Tunnelled Central Venous Catheter

Tunnelled central venous line

A tunnelled central venous line (or catheter) is a long, hollow tube that is inserted into one of the big central veins (e.g., internal jugular vein). They are commonly known as Hickman lines. One end of the line (the distal end) is normally positioned near to the entrance of the heart and the other end travels underneath the skin and comes out from the chest wall (the exit site). The position of the exit site will vary from person to person but is usually in a comfortable position and is as discreet as possible.

The part of the line that is outside the chest may split into as many as three separate branches (lumens) depending on the treatment you require. Each lumen has a clamp on it and an injection bung (cap) at the end.

How is a tunnelled central line put in?

You will have your central line inserted in the operating theatre. This is usually done under local anaesthetic and sedation and takes about 30 minutes. You should feel relaxed and sleepy throughout the procedure, but you may feel some stinging when the local anaesthetic goes in and some pushing and pulling during the procedure. There may some brief periods of discomfort.

You will have an ultrasound and X-ray whilst you are having the procedure.

What stops the tunnelled central line falling out?

There is a small 'cuff' around the central line which can be felt under the skin about 2 -3 cm above the exit site. The tissue under the skin grows around this cuff over a period of about 3 weeks and holds the line safely in place. Until this has happened you will have a stitch holding the line in place – this will be removed by the nursing staff 3-4 weeks after insertion. All the other stitches are dissolvable ones that are under the surface of the skin.

How is it dressed?

When the line has been put in you will have some glue covering the insertion and exit sites, and a transparent dressing at the exit site. The dressing is water resistant but not waterproof – showering is fine but try not to get it too wet.

The transparent dressing will need changing every week, or sooner if the dressing becomes soiled or starts peeling off. At 7 days an antiseptic chlorhexidine disc will be put around your catheter at the exit site. This needs to be changed every week when you have your dressing changes, and it stays in place for as long as you have the stich attached to your skin. Some patients react to the dressings or the antiseptic disc – please let your nurse know if the wound becomes red, itchy, or sore.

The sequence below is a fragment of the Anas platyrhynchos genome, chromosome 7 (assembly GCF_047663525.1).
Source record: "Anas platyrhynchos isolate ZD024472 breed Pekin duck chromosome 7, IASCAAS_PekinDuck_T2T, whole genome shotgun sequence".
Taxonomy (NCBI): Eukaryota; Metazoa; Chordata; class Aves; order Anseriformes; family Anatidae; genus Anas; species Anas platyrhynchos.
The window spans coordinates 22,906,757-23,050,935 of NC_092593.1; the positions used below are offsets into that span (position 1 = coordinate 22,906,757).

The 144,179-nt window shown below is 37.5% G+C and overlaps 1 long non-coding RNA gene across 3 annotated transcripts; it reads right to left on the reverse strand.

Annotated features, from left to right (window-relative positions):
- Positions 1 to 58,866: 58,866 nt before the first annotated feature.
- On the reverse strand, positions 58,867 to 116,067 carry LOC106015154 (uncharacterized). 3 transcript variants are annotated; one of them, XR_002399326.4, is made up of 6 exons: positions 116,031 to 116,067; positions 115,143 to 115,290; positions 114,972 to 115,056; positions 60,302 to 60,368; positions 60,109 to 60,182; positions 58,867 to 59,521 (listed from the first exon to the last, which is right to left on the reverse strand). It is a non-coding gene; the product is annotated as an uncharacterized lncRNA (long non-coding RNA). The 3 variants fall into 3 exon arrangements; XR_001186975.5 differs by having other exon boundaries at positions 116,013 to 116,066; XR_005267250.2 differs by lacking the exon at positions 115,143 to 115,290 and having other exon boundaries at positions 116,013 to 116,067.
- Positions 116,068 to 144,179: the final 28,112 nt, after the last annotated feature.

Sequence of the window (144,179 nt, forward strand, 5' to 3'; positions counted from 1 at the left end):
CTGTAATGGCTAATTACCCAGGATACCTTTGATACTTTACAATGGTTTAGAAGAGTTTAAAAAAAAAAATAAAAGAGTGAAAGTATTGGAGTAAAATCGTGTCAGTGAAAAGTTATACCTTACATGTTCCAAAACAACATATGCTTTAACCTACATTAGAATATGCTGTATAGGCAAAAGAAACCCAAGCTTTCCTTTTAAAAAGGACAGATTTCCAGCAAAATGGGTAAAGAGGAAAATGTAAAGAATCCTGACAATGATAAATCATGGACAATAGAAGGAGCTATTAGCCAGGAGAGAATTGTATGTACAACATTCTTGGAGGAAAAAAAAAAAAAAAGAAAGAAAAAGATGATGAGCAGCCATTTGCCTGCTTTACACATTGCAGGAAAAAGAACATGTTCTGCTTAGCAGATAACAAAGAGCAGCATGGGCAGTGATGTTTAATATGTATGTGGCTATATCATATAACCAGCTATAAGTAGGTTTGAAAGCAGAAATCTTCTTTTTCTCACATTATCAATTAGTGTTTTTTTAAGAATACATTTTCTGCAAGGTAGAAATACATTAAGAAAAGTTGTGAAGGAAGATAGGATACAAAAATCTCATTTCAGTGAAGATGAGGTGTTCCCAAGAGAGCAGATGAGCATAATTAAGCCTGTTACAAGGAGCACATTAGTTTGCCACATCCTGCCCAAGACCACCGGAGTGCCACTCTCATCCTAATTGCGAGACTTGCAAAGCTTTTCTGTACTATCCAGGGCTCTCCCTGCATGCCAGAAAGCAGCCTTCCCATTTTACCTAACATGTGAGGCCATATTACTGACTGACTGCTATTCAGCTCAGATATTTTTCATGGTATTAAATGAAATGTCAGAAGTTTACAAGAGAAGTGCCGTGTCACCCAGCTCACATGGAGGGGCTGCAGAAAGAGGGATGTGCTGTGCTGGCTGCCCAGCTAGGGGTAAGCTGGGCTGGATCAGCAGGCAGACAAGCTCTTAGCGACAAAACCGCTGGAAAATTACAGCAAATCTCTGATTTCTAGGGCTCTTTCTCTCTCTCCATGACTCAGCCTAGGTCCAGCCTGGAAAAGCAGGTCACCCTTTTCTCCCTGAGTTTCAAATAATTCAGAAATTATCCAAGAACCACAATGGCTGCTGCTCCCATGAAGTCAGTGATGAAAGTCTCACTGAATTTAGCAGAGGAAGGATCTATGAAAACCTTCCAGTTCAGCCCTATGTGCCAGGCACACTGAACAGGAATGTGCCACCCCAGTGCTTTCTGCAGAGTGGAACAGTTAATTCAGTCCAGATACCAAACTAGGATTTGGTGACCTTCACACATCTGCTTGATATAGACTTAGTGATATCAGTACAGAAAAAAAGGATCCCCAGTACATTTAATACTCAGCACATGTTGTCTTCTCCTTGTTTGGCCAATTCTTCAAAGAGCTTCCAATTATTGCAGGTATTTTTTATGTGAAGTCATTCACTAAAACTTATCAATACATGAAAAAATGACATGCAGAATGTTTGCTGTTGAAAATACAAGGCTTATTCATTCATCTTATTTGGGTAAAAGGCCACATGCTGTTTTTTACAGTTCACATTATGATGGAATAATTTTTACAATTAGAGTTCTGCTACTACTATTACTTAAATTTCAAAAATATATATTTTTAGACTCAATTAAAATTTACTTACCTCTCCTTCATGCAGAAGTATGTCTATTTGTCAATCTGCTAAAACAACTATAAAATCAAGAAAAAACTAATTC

Will it be sore?

For a few days you may have some pain or discomfort where the tube has been tunnelled under the skin. A mild painkiller such as paracetamol will help to ease this. There may be some swelling and bruising around the line and this may take a few weeks to completely settle down.

Care of your central line

A transparent dressing will cover the exit site while the stitch is still in place. The dressing is water resistant but not waterproof – showering is fine but try not to get it too wet.

The dressing and the injection bungs will need changing every week and the line will require flushing every week.

After about 3 to 4 weeks, when the wound has healed, the stitch that holds the line in place can be removed by a nurse. After this time, a dressing will no longer be needed, but the line should remain looped and secured with tape to prevent it pulling. When you shower, you can gently wash around the area with unperfumed soap and gently pat the area dry afterwards. You will not be able to submerge the line or swim. Gentle exercise is fine but avoid vigorous exercise that could damage or dislodge the line.

You should check that the bungs are secure and that the clamps are closed when the line is not in use – you should try to do this daily.

Using the line

The line will normally only be used by trained doctors and nurses but in some circumstances you or a friend/relative can be taught how to use the line and care for it.

It is important that whenever the line is being used it is accessed using an aseptic non-touch technique to reduce the chance of infection. The end of the line must be thoroughly cleaned with a chlorhexidine antiseptic wipe before it is used. It should not be flushed with anything smaller than a 10 ml syringe.

How is the central line removed?

When you no longer need the central line, it will be taken out. This will be done in theatre using local anaesthetic and the operation will take about 10-15 minutes; sedation is not normally necessary. I will make a small incision just above the exit site to free up the cuff that holds the line in place. After this I can pull the line out and close the incision with some dissolvable stitches. The hole where the line comes out of the chest (the exit site) will heal on its own - it does not need stitches. You will need a dressing over the site for about 1 week.